Interior Designers are typically forgotten as it’s become an idea that they just deal with furniture and deciding on art pieces. However, the way the inside of a building looks can make or break it. Typically, architects will double as the interior designer for their project as they have a specific style or vision they want to accomplish.

Commonly known as Sustainable Architects, are in charge of creating buildings that focus on sustainability, energy efficiency, and eco-friendliness all throughout the construction process, and even afterwards.

Landscape Architects are those that create amazing landscapes and scenery such as Central Park in New York City, or your own backyard! They are also the minds behind golf courses, resorts, and other luxury spaces.

Urban Architects incorporate a mix of residential, housing, commercial, and landscape. They are the brains behind design our cities and must be knowledgeable in many different areas to be successful.

Developer Architects are not only handling designing buildings, but also managing them. They are often doubled as a Project Manager for a site, and help handle the meetings and finances, as well as ensuring the building is being built to the set plans.

Lighting Architects oversee decorating buildings and spaces with lights to bring attention and likeness to them. They must be aware of everything electrical, as well as some sustainability features with the amount of power is pulled to run everything.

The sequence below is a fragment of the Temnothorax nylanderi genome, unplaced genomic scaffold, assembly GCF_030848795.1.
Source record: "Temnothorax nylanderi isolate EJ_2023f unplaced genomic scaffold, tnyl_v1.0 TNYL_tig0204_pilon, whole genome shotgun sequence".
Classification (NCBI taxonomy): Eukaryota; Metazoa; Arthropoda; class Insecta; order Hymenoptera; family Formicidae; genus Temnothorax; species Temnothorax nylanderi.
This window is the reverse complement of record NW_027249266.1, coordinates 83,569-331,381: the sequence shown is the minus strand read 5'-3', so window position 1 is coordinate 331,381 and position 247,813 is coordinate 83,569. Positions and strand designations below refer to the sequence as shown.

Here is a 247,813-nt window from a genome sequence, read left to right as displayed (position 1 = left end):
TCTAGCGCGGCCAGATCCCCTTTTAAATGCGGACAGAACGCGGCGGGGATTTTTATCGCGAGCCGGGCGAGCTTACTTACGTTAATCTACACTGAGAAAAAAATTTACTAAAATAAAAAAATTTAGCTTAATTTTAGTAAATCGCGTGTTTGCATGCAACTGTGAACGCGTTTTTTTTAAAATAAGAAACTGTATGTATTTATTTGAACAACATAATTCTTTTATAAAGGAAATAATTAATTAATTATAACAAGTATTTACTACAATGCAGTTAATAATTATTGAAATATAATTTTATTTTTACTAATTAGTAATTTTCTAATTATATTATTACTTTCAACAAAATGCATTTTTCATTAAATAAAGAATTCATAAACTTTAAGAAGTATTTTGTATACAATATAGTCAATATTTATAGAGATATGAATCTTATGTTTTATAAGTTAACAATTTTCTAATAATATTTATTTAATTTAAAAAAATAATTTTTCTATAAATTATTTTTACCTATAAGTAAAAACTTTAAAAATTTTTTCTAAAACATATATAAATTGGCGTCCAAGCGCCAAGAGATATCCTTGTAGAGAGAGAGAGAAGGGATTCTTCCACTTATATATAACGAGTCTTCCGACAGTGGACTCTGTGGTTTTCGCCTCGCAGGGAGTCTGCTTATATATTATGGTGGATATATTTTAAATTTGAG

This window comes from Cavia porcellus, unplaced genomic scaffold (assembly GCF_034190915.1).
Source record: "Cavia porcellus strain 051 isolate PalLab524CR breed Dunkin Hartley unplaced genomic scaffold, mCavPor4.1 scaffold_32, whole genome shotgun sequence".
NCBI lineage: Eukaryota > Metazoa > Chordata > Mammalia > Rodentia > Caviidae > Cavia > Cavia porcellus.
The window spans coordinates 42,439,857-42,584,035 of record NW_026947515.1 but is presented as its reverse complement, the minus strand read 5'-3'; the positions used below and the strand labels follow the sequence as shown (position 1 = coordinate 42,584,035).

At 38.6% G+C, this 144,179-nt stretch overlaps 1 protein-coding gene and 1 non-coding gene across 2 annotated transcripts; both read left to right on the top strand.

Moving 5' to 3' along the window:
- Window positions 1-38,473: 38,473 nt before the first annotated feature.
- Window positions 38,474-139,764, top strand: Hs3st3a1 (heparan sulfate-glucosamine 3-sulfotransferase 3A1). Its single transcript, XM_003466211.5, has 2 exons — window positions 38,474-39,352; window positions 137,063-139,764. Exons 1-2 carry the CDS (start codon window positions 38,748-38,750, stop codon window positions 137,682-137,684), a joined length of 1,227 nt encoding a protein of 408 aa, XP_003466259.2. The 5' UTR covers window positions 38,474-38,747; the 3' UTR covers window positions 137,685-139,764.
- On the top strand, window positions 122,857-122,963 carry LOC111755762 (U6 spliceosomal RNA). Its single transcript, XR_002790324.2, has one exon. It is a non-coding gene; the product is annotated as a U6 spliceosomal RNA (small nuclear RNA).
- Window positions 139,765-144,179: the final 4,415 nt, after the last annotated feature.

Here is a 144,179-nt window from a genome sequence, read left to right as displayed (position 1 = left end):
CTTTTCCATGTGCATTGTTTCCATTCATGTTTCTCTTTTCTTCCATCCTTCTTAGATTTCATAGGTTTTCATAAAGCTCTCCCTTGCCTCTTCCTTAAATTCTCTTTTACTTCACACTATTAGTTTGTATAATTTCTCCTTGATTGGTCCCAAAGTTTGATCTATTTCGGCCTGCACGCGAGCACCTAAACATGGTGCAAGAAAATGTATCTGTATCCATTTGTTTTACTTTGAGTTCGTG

Political Architects are in charge of creating standards for housing and designating communities. They don’t always just design buildings but design the spaces where buildings may already be located for municipal and political purposes.

Industrial Architects deal with more structural and intense builds, such as power plants and highways. To be in this position, you must be knowledgeable in various fields.

Municipal Architects help cities manage their building and infrastructure departments. They will aid in building permits, setting guidelines for projects, prep estimates for upcoming projects, and settle budgets.

Extreme Architects are rarely heard of because their work is located in the most untraveled places. These architects create buildings that are used in extreme conditions, such as Antarctica!

On average, today’s architects make almost $90,000 annually compared to $1,200 in 1900. To be any type of architect, you need to not only think creatively but analytically. Architects take into consideration varying factors such as the surrounding environments, local laws and regulations, and even the owners budget. They must be very good at math as drawing scaled down buildings is tedious and requires extreme detail. Architects are just as important as the team on site every day, as they’re the brains behind the building.  Let us know in the comments what other jobs you’d like to hear more about for this month! If you enjoyed this blog, share it with your family and friends via the icons below!